It may indeed seem like a ‘fairy tale’ - the fact that with a single click you can create a fully measured and cost plan direct from an IFC model. But why are so many afraid of the ‘Big Bad BIM’?
As a quantity surveyor, BIM will categorically simplify your day to day tasks and ultimately save you time. The endless ‘window counts’ and ‘brickwork measures’ are achievable in seconds with BIM.
This leads on nicely to the first of the ‘I’s that BIM has. ‘I’ is by far the most important letter of the acronym. Information. The BIM model is not just a ‘rendered 3D model’ although it may appear this way – it is not. Do not be fooled here by ‘Hollywood BIM’ this indeed is where the drawing file is just a rendered 3D CAD file. ‘Hollywood BIM’ to Room 101 please. A BIM model contains masses of ‘information’. The model can hold highly detailed specifications against the elements within the modelled asset and such data can be schedules and made available for use in costing documents. Doubters will
undoubtedly state that the information in an early design stage model is not concise enough for measurement. Personally I believe that even with the use of ‘generic BM objects’ (objects plugged into the model if the ‘proprietary BIM object’ – or ‘as built’ object
is not available) that there is still sufficient data to be able to measure and price. The generic BIM object will be positioned correctly, spatially correct (the correct size) and therefore can be measured or counted. The experienced QS will then apply logic to add a rate (based on that particular Client’s historic material usage or indeed straight out of Spons!
Another ‘I’ is the IFC. The Industry Foundation Class file format. This (according to our friend Wiki) is a platform neutral, open file format specification that is not controlled by a single vendor or group of vendors. It is an object-based file format with a data model developed by buildingSMART (formerly the International Alliance for Interoperability, IAI) to facilitate interoperability in the architecture, engineering and construction (AEC) industry. Essentially, this means that the IFC is the ‘generic’ file exchange format for BIM (or should be). For example, a model produced in Autodesk’s Revit can be exported as an IFC file for use in Causeway’s BIMMeasure module designed for integrated quantity take off.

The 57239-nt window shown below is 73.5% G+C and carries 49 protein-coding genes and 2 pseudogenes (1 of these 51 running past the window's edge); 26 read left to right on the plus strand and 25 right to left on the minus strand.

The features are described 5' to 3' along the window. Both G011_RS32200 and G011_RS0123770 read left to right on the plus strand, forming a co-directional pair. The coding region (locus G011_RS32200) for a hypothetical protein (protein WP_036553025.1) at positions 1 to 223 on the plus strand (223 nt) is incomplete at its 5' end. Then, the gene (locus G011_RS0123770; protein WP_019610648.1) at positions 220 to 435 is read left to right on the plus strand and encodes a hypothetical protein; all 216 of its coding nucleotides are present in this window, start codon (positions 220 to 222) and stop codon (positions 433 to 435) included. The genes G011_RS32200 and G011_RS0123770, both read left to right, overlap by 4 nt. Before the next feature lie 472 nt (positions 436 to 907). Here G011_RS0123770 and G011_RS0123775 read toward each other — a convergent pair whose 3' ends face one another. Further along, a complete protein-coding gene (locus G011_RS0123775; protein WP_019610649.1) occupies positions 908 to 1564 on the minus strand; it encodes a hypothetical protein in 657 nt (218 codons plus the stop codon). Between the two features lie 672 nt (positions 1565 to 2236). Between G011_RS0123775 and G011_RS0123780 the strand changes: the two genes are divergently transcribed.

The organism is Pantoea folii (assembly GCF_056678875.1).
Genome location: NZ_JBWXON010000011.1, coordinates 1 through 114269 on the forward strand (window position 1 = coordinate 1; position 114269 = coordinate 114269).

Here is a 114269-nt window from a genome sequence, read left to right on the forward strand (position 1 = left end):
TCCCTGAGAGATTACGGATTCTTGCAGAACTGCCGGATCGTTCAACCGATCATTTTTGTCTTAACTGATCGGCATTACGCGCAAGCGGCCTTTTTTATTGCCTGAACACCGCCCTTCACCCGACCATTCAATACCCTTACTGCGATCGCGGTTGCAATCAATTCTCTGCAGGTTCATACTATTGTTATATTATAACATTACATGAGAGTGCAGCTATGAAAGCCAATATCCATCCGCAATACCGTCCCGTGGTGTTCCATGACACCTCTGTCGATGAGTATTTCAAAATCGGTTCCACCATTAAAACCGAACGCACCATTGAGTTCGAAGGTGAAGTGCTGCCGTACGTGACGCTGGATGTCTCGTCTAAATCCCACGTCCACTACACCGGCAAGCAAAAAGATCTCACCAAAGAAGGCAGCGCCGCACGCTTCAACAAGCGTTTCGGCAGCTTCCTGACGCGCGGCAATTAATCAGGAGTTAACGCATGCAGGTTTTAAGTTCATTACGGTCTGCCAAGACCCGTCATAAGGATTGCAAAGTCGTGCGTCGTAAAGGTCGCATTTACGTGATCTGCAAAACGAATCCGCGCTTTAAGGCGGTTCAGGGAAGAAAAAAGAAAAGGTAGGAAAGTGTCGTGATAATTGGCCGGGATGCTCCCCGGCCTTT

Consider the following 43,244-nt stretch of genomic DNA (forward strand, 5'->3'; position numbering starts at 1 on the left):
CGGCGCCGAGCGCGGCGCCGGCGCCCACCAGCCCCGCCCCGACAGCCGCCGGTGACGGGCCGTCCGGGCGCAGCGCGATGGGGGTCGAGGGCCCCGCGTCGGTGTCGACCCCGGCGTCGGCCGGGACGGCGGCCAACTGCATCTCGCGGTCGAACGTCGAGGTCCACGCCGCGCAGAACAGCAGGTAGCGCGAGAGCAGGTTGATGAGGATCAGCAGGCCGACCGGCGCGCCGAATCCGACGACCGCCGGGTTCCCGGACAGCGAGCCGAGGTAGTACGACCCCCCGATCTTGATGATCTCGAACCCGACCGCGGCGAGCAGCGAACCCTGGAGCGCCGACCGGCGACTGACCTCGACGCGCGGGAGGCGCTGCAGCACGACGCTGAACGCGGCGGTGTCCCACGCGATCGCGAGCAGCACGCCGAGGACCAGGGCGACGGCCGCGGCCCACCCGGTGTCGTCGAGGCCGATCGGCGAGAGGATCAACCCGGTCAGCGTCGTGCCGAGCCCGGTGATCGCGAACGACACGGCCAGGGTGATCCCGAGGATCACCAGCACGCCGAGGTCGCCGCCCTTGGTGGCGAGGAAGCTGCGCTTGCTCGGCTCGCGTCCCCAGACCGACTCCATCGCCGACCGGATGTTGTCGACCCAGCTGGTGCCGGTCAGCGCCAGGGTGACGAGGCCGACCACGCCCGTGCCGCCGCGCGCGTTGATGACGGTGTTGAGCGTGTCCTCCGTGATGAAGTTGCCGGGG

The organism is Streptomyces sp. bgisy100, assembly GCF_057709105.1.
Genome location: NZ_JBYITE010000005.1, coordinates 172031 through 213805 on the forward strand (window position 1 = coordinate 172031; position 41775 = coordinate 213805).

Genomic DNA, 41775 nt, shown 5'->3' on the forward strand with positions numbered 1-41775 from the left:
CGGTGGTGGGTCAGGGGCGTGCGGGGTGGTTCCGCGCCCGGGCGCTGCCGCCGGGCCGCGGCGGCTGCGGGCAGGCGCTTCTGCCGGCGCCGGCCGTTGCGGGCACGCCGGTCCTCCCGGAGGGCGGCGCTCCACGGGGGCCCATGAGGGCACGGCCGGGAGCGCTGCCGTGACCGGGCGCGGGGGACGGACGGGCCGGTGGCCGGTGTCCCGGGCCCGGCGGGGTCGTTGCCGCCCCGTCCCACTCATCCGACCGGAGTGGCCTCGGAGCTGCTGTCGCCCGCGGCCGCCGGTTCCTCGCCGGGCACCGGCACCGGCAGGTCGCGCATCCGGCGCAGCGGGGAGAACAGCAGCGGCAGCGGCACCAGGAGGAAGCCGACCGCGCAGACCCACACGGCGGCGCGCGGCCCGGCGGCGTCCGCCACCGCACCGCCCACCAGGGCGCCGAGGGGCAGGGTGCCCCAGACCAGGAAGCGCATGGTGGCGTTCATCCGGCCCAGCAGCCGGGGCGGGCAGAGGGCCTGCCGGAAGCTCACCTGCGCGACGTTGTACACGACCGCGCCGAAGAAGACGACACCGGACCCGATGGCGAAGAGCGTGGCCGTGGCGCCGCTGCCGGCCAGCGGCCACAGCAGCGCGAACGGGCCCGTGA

The third ‘I’ is interoperability, achievable by use of the IFC. By achieving interoperability, all construction disciplines will be able to use data seamlessly across the whole supply chain. This is no fairy tale – this is reality. So why still are so many quantity surveyors afraid of the three eyed (or indeed I’d)
monster? I am not sure. As previously stated - BIM will not only make the QS more efficient in his/her day job – saving many hours of labour intensive pen pushing – but it will also give them the competitive edge and the ability to participate in more projects. Maybe a more grown up approach to BIM is required?
To Sum Up...
The grown up approach statement was intentional to allow me to round off with a seamless segue into how my own children are embracing both basic construction techniques and augmented reality with the likes of Minecraft and Pokémon Go. Minecraft allowing creativeness in design whilst introducing clash detection at an early age! Whilst Pokémon Go offering the vision into augmented reality used widely in current construction processes (particularly utilities and infrastructure). The kids embrace this technology which can only be a positive for the future of construction. Can we learn from this?